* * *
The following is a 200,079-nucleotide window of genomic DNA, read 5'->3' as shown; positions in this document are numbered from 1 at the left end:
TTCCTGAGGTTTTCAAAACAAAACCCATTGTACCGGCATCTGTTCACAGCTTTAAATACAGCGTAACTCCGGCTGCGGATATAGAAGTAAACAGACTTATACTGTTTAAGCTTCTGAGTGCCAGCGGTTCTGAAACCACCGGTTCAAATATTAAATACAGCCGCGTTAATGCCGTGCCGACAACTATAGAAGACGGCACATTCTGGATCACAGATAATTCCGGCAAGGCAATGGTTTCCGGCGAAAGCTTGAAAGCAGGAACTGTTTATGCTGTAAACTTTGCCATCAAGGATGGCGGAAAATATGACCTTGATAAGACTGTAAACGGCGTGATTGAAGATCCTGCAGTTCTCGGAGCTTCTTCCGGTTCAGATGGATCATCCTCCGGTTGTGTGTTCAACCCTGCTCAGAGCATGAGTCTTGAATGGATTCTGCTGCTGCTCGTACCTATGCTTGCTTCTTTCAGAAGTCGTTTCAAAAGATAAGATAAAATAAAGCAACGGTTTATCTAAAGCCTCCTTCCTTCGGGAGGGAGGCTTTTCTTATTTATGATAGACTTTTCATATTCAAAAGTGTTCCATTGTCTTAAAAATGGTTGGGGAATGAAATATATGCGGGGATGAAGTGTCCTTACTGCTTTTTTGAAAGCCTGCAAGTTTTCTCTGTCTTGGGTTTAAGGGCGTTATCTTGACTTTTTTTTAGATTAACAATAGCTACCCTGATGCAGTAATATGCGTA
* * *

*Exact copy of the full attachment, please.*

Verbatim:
The following is a 200,079-nucleotide window of genomic DNA, read 5'->3' as shown; positions in this document are numbered from 1 at the left end:
TTCCTGAGGTTTTCAAAACAAAACCCATTGTACCGGCATCTGTTCACAGCTTTAAATACAGCGTAACTCCGGCTGCGGATATAGAAGTAAACAGACTTATACTGTTTAAGCTTCTGAGTGCCAGCGGTTCTGAAACCACCGGTTCAAATATTAAATACAGCCGCGTTAATGCCGTGCCGACAACTATAGAAGACGGCACATTCTGGATCACAGATAATTCCGGCAAGGCAATGGTTTCCGGCGAAAGCTTGAAAGCAGGAACTGTTTATGCTGTAAACTTTGCCATCAAGGATGGCGGAAAATATGACCTTGATAAGACTGTAAACGGCGTGATTGAAGATCCTGCAGTTCTCGGAGCTTCTTCCGGTTCAGATGGATCATCCTCCGGTTGTGTGTTCAACCCTGCTCAGAGCATGAGTCTTGAATGGATTCTGCTGCTGCTCGTACCTATGCTTGCTTCTTTCAGAAGTCGTTTCAAAAGATAAGATAAAATAAAGCAACGGTTTATCTAAAGCCTCCTTCCTTCGGGAGGGAGGCTTTTCTTATTTATGATAGACTTTTCATATTCAAAAGTGTTCCATTGTCTTAAAAATGGTTGGGGAATGAAATATATGCGGGGATGAAGTGTCCTTACTGCTTTTTTGAAAGCCTGCAAGTTTTCTCTGTCTTGGGTTTAAGGGCGTTATCTTGACTTTTTTTTAGATTAACAATAGCTACCCTGATGCAGTAATATGCGTA